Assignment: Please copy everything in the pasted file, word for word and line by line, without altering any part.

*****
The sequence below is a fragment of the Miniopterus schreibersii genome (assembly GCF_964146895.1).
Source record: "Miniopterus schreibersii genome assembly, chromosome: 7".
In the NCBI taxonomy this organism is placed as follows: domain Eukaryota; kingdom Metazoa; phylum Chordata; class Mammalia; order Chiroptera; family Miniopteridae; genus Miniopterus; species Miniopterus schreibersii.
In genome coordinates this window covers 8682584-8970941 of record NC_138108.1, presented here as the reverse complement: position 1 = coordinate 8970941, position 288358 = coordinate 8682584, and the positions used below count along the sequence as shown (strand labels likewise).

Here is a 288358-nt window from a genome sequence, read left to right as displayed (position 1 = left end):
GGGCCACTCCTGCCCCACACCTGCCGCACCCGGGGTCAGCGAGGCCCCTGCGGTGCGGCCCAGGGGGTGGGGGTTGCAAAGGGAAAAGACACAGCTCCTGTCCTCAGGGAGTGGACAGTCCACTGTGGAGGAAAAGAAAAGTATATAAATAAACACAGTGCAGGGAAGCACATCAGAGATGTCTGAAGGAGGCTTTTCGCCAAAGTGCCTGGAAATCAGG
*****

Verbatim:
The sequence below is a fragment of the Miniopterus schreibersii genome (assembly GCF_964146895.1).
Source record: "Miniopterus schreibersii genome assembly, chromosome: 7".
In the NCBI taxonomy this organism is placed as follows: domain Eukaryota; kingdom Metazoa; phylum Chordata; class Mammalia; order Chiroptera; family Miniopteridae; genus Miniopterus; species Miniopterus schreibersii.
In genome coordinates this window covers 8682584-8970941 of record NC_138108.1, presented here as the reverse complement: position 1 = coordinate 8970941, position 288358 = coordinate 8682584, and the positions used below count along the sequence as shown (strand labels likewise).

Here is a 288358-nt window from a genome sequence, read left to right as displayed (position 1 = left end):
GGGCCACTCCTGCCCCACACCTGCCGCACCCGGGGTCAGCGAGGCCCCTGCGGTGCGGCCCAGGGGGTGGGGGTTGCAAAGGGAAAAGACACAGCTCCTGTCCTCAGGGAGTGGACAGTCCACTGTGGAGGAAAAGAAAAGTATATAAATAAACACAGTGCAGGGAAGCACATCAGAGATGTCTGAAGGAGGCTTTTCGCCAAAGTGCCTGGAAATCAGG